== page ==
What is immediately impressive about the 30-litre models is the lack of bulk at the front of the bike. Somehow, Triumph engineers have managed to fit in another ten litres of fuel seemingly without increasing the size of the tank, although, of course, it is larger but in a fore-and-aft dimension and crucially no wider. The seat, while being supremely comfortable, is very narrow at the front so that when standing up on the pegs, you just don’t feel as if there is a large machine between your legs. Look down while standing, and the enormous bulk that characterises the GS Adventure just isn’t there: it’s a very impressive piece of packaging.
If the Explorer models lack bulk, then the Pro models are positively anorexic! They manage to make any other adventure bike feel very large and this, naturally, translates into a supremely accessible bike to swing a leg over. Yes, they’re tall, but it’s an adventure bike: they’re all tall so get over it (literally!). If you’re too short, well, I’m afraid it’s just tough luck. There is a low seat option but that will only go so far in solving the height problem.
The weight loss is the real story here. 25kgs is a huge amount of weight to lose (try picking up a 25kg bag of sand) and it’s immediately noticeable on the move. The old Tiger handled well but the handling could never be accused of being quick or nimble. The new Tiger is another thing altogether: the handling is quick and sharp on tar and, off road, it’s as easy to control as the Tiger 900.
A large factor in this ability is the new Showa semi-active suspension. Automatic preload adjustment is one thing, but it is the nine levels of damping, from comfort to sport, that is the real icing on the cake. Even better, it can be adjusted on the fly using the toggle switch in the left hand cluster so you can instantly change the damping rate dependent on the surface or how you feel like riding.
In full comfort mode, the ride has a magic carpet quality, easily a match for the GS’s system which impressed me so much when the 1250 version was launched here a couple of years ago, and a few flicks of the toggle firms everything up for a press-on style of riding.
You can also simply select ‘Rain’ or ‘Road’ riding modes which are preset with their own damping levels – generally towards the softer side – but ‘Sport’ is the bees’ knees, providing a confidence-inspiring (that word again!) stability to the front, especially in the long, fast sweeping turns of Mpumalanga, where the launch was held. The (linked) brakes, with Brembo Stylema callipers are, of course, monstrously powerful but never sharp: just mountains of smooth and progressive stopping power.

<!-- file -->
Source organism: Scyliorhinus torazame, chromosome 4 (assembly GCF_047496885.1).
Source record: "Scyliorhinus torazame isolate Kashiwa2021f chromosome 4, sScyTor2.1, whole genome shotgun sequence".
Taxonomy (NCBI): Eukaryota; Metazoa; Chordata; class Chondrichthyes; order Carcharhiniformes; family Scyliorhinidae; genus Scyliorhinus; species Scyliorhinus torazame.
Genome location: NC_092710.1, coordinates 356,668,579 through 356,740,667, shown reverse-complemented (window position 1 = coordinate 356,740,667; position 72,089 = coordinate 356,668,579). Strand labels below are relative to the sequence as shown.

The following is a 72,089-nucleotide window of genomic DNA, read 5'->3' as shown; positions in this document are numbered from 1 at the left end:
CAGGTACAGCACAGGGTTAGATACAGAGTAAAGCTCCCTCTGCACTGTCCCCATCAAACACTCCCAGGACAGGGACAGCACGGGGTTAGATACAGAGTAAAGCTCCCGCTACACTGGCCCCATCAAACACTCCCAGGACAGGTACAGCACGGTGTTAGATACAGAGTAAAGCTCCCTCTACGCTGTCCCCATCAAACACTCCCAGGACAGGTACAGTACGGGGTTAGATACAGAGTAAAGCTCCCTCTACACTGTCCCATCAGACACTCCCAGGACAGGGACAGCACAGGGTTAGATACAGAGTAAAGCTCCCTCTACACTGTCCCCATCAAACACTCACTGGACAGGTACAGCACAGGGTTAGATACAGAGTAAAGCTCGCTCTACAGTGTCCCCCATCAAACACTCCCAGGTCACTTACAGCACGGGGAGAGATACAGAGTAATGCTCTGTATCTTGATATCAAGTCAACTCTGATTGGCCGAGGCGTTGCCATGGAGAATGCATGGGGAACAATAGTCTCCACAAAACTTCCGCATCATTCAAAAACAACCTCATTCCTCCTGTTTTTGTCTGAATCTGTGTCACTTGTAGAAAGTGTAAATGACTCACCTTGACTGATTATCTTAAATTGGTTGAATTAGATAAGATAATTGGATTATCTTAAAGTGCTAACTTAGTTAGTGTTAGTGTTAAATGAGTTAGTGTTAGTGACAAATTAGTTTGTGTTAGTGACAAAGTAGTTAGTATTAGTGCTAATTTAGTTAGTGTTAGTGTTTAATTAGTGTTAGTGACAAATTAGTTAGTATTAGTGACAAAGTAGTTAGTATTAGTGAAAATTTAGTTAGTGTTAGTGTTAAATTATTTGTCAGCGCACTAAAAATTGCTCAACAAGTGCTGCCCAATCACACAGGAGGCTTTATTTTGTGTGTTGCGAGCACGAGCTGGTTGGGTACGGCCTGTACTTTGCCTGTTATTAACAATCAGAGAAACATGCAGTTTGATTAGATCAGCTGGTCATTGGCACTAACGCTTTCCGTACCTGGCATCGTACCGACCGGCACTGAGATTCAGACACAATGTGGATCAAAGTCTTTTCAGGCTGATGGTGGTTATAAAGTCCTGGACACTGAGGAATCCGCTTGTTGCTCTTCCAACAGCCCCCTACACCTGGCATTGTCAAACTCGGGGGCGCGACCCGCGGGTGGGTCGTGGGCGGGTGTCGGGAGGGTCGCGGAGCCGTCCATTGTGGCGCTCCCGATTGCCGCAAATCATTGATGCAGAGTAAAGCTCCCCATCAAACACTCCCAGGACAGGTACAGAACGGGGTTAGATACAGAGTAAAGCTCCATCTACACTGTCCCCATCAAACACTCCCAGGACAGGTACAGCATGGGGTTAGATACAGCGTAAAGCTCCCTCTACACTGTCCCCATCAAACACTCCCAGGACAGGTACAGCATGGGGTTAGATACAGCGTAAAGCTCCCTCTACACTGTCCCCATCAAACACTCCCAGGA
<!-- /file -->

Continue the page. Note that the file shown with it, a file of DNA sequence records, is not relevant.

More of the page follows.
Much has been written about the new T-plane crankshaft first seen in the Tiger 900. The offset crankpins give a firing order of 1, 3, 2, with a firing ‘gap’ between 3 and 2. Not only does this give the engine more vibration (never intrusive – let’s call it ‘character’) and a much gruffer exhaust note, as well as better traction off-road, but it also addresses one of the criticisms of the ‘old’ 1200cc triple: it was simply too smooth and lacked low-rpm grunt.
The new engine has bags of torque when pottering along at 2000rpm and then screams up to its redline, accompanied by a bass howl from the exhaust, with an unending surge of power. Such is the power delivery that you tend to forget that you are riding a triple sometimes. It’s just a relentless surge of power that manages to be both intoxicating and unintimidating at the same time.
The ‘cockpit’ is an attractive place to occupy. Switchgear is chunky and solid, the TFT dash is large, clear and well-designed, the screen is small but gives good wind protection and is easily (manually) adjustable for height. The rider triangle was near perfect for me (6ft+ tall) and the handlebars were ideally positioned for standing off-road without resorting to a tool kit to adjust them. And over it all, is typical Triumph build quality which I would argue no other bike can approach.
If there was one disappointment, which is purely subjective, it is that the colour schemes are a bit dull and not up to the style of the rest of the bike. If that stops you from buying one, however, then I’m not sure you’ve got your priorities right! It is an extremely good-looking bike, especially in Rally guise with spoked wheels: the right balance between style and functionality.
Is it better than the GS? I don’t think that’s the relevant question here. The new Tiger 1200 is enormously better than the old model and is a brilliant adventure bike in its own right, that can hold its own in any company. Will it take sales away from BMW or KTM? That’s a harder question to answer as both brands have such a loyal following.
If rejection of the Triumph Tiger 1200 as a serious adventure proposition was based on the performance of the old model, then that assessment has to be completely revised with the new one. This is a truly brilliant bike that has not only addressed all the criticisms of the old but improved in every other area, whether those areas needed to improve or not.
Now you can talk about Triumph, BMW and KTM in the same breath, with neither giving anything away to the other and that has to be Triumph’s biggest achievement with the new Tiger 1200.
New Triumph Tiger 1200 Series
For more information on the bikes that we tested in this article, click on the links below…